Our family has decided on an intervention on my grandmother, 65, who has been drinking alone every night and taking too many pills and has had some bad falls that landed her in the hospital. We’re trying to select the best residential program for her and have been advised that working with seniors is different from other patients. Is that true?”

Generally, yes. The diagnosis is still alcoholism and/or drug dependence, but in real life seniors may have special needs in three areas:

  • First, medical needs that are sometimes beyond the scope of typical addiction programs.
  • Second, depression and anxiety, as well as cognitive problems.
  • Third, it’s a population with greater sensitivity to medications, and that may require additional expertise.

That doesn’t mean you need a program that treats seniors exclusively. It does suggest that you should concentrate your efforts on programs with access to physician care beyond simple detox. And it’s always worth your time to look for something close to home, so that continuing care is easily accessible.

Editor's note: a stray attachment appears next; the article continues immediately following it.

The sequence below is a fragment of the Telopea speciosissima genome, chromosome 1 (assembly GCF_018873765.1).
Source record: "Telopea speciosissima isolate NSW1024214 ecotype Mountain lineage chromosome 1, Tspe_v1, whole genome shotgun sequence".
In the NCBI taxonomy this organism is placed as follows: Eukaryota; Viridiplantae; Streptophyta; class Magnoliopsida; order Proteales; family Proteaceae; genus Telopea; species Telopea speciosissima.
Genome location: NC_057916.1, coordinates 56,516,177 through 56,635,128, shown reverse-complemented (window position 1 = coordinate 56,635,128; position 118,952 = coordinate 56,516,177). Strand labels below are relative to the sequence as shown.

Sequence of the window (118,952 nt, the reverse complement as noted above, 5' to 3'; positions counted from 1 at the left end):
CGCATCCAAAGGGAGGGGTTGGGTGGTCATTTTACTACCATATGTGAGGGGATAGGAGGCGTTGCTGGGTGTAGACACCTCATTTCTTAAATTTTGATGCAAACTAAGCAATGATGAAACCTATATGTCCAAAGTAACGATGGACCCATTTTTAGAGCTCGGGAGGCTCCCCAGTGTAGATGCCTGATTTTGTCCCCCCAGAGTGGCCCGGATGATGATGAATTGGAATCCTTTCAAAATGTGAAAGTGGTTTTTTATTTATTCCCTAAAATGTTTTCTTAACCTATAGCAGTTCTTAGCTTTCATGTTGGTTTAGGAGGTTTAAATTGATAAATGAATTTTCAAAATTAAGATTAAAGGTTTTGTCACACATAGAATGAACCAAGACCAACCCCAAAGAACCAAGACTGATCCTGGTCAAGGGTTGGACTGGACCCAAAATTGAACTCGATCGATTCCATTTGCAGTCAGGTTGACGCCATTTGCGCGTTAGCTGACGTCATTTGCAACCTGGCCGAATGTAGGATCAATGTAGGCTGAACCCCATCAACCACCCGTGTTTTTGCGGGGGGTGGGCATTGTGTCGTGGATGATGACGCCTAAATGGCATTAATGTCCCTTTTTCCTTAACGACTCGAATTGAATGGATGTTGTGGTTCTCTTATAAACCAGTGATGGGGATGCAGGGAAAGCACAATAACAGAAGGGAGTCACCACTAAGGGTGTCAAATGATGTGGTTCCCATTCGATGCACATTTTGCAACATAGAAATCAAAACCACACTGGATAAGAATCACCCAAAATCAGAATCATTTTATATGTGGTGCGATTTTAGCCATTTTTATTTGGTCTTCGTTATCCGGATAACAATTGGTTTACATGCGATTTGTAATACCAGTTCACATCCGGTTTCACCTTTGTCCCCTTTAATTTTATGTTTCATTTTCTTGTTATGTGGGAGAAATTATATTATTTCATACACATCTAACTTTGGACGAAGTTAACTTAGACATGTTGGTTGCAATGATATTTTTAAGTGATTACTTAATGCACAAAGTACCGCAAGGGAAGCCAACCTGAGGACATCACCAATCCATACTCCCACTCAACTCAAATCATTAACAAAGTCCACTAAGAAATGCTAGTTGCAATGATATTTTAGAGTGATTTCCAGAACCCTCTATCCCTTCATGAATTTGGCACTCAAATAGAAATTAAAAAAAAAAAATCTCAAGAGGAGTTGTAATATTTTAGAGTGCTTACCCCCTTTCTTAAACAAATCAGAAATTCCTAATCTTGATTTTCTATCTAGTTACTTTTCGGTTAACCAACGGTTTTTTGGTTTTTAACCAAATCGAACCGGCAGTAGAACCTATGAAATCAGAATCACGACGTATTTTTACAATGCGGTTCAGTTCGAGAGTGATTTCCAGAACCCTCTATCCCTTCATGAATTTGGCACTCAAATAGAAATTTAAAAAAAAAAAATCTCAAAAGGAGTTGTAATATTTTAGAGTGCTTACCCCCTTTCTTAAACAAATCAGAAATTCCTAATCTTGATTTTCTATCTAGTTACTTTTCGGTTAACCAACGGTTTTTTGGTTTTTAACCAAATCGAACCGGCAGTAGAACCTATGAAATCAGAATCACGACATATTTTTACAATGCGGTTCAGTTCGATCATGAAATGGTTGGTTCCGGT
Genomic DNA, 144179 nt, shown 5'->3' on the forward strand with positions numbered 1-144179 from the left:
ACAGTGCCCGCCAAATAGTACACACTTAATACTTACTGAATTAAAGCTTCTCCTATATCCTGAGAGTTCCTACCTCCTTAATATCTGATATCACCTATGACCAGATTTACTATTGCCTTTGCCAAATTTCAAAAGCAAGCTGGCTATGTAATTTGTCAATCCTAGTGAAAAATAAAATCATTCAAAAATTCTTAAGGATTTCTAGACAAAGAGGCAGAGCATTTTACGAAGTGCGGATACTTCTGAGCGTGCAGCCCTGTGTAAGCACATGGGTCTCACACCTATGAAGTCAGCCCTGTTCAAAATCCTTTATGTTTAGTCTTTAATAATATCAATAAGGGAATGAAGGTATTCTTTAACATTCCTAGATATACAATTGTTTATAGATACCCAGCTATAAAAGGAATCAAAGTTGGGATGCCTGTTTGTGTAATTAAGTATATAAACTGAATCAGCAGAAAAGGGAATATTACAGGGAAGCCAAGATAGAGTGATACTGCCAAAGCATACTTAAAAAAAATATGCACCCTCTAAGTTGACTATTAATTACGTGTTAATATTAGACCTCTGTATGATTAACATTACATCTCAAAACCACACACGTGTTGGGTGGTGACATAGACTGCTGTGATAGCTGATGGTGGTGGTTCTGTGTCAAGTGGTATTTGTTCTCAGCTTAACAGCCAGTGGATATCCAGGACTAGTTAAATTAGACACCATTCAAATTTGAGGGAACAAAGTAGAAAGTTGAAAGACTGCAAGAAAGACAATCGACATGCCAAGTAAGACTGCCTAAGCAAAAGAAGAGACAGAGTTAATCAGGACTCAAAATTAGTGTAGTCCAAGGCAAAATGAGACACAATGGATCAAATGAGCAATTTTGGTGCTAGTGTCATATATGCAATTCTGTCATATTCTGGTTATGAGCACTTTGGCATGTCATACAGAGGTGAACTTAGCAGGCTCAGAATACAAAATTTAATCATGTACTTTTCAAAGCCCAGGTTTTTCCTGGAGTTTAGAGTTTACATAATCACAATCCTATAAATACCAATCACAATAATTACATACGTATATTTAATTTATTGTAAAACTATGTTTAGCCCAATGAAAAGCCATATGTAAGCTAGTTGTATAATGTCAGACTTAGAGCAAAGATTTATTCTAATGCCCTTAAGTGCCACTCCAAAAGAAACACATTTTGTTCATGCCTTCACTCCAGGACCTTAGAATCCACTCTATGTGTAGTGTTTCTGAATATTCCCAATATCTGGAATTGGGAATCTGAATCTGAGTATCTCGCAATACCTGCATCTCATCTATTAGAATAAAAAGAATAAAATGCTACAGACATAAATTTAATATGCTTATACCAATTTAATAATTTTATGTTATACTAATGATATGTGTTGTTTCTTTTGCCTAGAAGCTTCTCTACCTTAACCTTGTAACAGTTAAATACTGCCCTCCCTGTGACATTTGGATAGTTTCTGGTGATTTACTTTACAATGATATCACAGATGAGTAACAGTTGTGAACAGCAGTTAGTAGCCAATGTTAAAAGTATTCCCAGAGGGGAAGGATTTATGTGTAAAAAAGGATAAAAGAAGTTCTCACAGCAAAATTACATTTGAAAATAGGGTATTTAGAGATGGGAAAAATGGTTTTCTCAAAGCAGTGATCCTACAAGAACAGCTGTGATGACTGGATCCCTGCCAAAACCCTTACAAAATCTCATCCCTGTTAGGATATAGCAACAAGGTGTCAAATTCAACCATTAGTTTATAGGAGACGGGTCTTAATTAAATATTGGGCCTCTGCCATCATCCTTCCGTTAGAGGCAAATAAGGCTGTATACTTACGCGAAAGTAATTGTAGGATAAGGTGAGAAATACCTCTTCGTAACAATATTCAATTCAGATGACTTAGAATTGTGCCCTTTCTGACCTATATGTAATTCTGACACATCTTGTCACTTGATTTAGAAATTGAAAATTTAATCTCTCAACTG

By the way: how prevalent is the problem of drug and alcohol dependence among seniors? Some data that crossed my desk recently;

A study of 3,308 clinic patients in California found that 34.7% of drinkers were considered high-risk, with more than half falling into at least two of the three risk categories. Patients ages 60-64 were twice as likely to be at-risk drinkers than those over age 80, and risk was also higher among drinkers who were more affluent and less educated.” — from Journal of General Internal Medicine.

That’s a little scary given how many people in that age group lack ready access to good healthcare.

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